Revitalizing downtown. It's a phrase we hear all too often in rural America but now, one Eastern Kentucky town is taking it seriously.
The city of Wheelwright is trying to restore downtown to its former splendor as a booming coal town.
Wheelwright residents held a meeting with state and federal officials to make the town a "Preserve America" status meaning they can get grant money to restore the buildings and then can offer incentives for businesses to locate there.
By the looks of it today, it's hard to believe the old Wheelwright Clubhouse building was once a happening place to be in Eastern Kentucky.
"We'd have dances upstairs in the restaurant," Charles Collins, Wheelwright Fire Chief.
For decades the building was a hotel, restaurant, and movie theater.
"I remember playing in all the buildings," Cindy Stewart.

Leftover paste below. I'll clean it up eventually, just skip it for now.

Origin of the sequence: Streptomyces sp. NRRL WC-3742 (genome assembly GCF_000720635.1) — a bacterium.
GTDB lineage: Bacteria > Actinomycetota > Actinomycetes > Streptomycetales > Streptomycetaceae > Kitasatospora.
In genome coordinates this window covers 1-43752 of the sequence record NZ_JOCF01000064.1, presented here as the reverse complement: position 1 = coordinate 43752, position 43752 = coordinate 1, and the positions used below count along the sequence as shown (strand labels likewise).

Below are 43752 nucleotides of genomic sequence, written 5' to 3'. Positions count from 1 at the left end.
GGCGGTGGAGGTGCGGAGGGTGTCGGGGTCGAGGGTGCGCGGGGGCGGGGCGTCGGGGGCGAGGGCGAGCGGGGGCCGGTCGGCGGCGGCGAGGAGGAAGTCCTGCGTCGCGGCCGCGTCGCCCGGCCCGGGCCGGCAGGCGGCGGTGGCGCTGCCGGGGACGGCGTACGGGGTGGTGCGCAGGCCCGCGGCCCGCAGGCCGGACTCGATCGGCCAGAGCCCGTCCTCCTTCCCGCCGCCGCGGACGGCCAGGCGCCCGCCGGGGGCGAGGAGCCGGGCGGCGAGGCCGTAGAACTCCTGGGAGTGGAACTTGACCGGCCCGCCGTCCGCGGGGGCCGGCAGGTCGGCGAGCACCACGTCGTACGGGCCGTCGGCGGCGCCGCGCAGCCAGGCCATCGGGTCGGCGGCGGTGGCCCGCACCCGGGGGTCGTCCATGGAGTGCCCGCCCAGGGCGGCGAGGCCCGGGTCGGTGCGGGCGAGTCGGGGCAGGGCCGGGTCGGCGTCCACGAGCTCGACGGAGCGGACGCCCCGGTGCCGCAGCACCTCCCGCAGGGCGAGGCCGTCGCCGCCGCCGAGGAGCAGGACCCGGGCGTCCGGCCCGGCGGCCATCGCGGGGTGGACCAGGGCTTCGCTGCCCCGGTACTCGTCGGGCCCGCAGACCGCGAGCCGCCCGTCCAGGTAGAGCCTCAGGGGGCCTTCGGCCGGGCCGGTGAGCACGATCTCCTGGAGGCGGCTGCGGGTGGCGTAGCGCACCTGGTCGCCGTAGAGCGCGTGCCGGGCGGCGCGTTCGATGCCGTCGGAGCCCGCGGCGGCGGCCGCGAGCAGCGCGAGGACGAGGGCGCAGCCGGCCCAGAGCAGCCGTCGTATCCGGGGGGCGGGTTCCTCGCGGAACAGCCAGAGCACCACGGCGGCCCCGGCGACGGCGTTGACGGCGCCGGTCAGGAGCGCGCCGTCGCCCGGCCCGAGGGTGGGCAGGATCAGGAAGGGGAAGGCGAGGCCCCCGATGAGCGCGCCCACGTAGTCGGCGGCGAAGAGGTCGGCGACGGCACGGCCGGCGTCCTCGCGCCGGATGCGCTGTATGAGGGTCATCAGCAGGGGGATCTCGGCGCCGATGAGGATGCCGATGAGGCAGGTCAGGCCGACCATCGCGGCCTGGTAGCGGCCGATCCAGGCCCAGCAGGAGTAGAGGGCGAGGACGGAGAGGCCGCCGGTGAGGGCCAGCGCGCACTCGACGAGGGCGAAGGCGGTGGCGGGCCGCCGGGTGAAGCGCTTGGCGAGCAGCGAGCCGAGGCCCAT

The inland coal company left in the 1960's taking away the booming economy and the businesses. Now the town once featured in Life Magazine as a model city is of the past. The nearly 100 year old buildings are falling apart and there are no jobs.
"I think it's great. I think it's something that we need," Stewart said.
There's also plans to turn one building into an educational center offering GED classes, college courses, and a library. Wheelwright's life long residents can't wait to see it happen.
"It's gonna make a big difference on all of us," Collins said.
And perhaps the clubhouse building will once again be the center of a bustling town.
With the grant money, taxpayers won't have to foot the renovation bills, but residents are already signing up to help with clean-up efforts and building. A lot of excitement in the town with this project.